Historically, efforts to address family homelessness have not been strongly coordinated. Programs such as shelters and transitional housing were started by organizations and associations motivated to help families in need in their communities. As more programs developed, they did so largely in isolation from one another, each deciding on its own criteria. Programs were also responding to the requirements of various funders, each of whom may have emphasized a certain population or service or measure of success. Many of these programs focused on providing families a temporary place to stay and services intended to help them become more self-sufficient in the long run. Rarely were these same programs equipped to assist families back into housing as quickly as possible.
In the last decade, more communities are embracing rapid re-housing models, which move people out of homelessness as quickly as possible and then provide a flexible level of support, depending on the household's continuing--and sometimes fluctuating--needs. Philanthropy can help communities understand and promote these models.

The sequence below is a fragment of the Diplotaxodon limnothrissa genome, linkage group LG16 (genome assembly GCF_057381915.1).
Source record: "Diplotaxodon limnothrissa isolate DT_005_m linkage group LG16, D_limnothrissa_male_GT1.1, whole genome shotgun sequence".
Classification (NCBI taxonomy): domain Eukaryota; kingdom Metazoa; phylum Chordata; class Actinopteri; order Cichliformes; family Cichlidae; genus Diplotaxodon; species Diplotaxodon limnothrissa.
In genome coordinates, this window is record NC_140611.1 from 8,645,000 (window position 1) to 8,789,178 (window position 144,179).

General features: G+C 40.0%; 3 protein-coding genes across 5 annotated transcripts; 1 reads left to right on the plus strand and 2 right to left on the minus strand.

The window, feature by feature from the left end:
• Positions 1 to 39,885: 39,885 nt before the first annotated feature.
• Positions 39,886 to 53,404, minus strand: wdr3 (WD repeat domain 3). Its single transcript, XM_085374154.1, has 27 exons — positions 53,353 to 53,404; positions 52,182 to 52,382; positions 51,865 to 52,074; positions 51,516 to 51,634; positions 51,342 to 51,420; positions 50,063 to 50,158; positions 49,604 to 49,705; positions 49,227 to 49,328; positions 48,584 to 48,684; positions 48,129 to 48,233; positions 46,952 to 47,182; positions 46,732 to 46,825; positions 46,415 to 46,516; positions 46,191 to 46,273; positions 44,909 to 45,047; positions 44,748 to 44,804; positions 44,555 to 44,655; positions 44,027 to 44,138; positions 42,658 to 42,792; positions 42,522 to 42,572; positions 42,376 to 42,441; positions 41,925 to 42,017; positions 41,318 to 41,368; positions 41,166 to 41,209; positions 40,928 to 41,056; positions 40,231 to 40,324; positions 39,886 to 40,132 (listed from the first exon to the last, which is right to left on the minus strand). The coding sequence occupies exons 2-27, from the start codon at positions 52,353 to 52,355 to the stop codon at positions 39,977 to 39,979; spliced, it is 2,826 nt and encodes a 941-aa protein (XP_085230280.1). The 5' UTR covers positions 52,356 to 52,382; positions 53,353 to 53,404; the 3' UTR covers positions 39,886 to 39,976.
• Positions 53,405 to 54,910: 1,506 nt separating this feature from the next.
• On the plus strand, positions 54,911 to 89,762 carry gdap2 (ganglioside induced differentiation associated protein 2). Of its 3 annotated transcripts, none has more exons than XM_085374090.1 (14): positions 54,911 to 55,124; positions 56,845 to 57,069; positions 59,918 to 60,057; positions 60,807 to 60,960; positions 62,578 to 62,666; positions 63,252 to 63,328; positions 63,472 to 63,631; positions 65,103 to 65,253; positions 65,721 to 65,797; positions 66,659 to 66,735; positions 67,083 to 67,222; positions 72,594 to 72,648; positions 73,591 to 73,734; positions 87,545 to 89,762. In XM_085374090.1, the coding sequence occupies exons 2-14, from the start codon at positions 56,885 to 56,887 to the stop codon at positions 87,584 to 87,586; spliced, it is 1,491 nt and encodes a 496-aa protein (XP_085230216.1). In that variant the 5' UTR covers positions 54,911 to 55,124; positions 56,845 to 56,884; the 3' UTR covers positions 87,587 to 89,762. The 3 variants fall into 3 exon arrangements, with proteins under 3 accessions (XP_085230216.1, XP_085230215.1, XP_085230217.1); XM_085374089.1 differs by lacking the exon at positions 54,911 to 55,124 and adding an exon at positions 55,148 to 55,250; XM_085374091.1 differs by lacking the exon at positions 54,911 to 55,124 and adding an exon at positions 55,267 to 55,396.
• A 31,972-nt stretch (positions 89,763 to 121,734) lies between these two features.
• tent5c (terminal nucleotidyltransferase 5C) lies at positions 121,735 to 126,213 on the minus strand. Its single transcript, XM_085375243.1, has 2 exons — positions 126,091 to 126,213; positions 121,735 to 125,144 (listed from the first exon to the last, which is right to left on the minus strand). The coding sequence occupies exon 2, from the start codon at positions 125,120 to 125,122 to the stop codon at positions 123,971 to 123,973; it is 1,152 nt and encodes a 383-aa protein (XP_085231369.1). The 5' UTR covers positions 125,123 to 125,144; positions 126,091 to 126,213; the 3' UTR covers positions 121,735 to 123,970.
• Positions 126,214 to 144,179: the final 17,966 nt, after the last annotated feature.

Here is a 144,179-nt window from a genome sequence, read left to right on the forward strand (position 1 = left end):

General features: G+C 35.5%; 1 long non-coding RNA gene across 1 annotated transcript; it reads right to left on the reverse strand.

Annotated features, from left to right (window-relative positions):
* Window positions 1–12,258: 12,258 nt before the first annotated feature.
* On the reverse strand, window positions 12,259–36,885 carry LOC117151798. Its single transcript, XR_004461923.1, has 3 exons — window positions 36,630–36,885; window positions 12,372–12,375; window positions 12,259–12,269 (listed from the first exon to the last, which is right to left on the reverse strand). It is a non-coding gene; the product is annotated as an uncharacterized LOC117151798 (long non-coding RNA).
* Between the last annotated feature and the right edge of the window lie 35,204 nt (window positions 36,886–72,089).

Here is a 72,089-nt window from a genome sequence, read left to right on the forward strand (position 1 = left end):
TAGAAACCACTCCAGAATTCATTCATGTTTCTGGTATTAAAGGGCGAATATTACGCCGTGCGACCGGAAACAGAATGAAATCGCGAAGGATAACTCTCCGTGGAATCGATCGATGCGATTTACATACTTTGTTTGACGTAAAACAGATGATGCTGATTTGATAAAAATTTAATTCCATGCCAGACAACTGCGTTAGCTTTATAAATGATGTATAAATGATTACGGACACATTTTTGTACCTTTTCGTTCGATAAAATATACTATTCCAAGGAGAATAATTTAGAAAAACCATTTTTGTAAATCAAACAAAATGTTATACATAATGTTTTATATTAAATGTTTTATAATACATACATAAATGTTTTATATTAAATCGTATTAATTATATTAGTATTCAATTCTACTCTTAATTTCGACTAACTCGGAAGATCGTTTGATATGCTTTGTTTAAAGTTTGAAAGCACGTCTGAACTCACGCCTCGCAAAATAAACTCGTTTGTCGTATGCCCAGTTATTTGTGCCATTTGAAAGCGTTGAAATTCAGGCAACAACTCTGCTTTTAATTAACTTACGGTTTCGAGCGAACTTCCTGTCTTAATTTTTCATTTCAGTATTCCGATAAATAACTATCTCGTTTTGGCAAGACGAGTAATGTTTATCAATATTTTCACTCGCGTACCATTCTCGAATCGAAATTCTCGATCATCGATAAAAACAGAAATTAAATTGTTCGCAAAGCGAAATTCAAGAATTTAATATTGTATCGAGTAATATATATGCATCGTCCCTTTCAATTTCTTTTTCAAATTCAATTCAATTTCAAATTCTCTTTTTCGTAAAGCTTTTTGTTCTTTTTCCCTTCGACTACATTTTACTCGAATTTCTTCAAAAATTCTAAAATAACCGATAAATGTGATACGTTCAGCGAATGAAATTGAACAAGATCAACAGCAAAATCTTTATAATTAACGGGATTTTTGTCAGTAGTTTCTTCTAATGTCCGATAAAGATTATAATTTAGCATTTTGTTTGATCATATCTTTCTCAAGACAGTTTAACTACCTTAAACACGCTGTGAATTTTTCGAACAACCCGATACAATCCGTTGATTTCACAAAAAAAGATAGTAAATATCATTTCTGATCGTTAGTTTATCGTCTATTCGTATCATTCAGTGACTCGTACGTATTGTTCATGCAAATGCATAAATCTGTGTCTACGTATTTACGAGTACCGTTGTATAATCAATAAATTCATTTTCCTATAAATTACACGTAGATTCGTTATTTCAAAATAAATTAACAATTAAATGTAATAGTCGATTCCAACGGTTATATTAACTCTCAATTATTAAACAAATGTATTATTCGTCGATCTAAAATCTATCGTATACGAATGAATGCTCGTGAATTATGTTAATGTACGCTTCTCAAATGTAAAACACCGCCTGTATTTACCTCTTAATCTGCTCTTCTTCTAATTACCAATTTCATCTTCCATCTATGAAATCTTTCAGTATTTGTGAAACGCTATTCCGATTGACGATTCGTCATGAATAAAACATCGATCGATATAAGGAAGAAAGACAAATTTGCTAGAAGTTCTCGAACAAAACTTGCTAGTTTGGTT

Funders Together Resources
Temporary Assistance to Needy Families (TANF) Fails to Meet Basic Needs: How Inadequate and Inconsistent Funding in Driving American Families into Homelessness
Today, in every state, a family that relies entirely on TANF for income cannot cover the cost of fair market rent. Funders can, however, play an important role in addressing the gap between state TANF benefits and Fair Market Rents, as well as strengthening the relationship between state TANF programs and housing programs.
Sequestration's Impact on Homelessness [INFOGRAPHIC]
We know that sequestration is hurting homelessness services around the country. This infographic is designed to give a brief overview.
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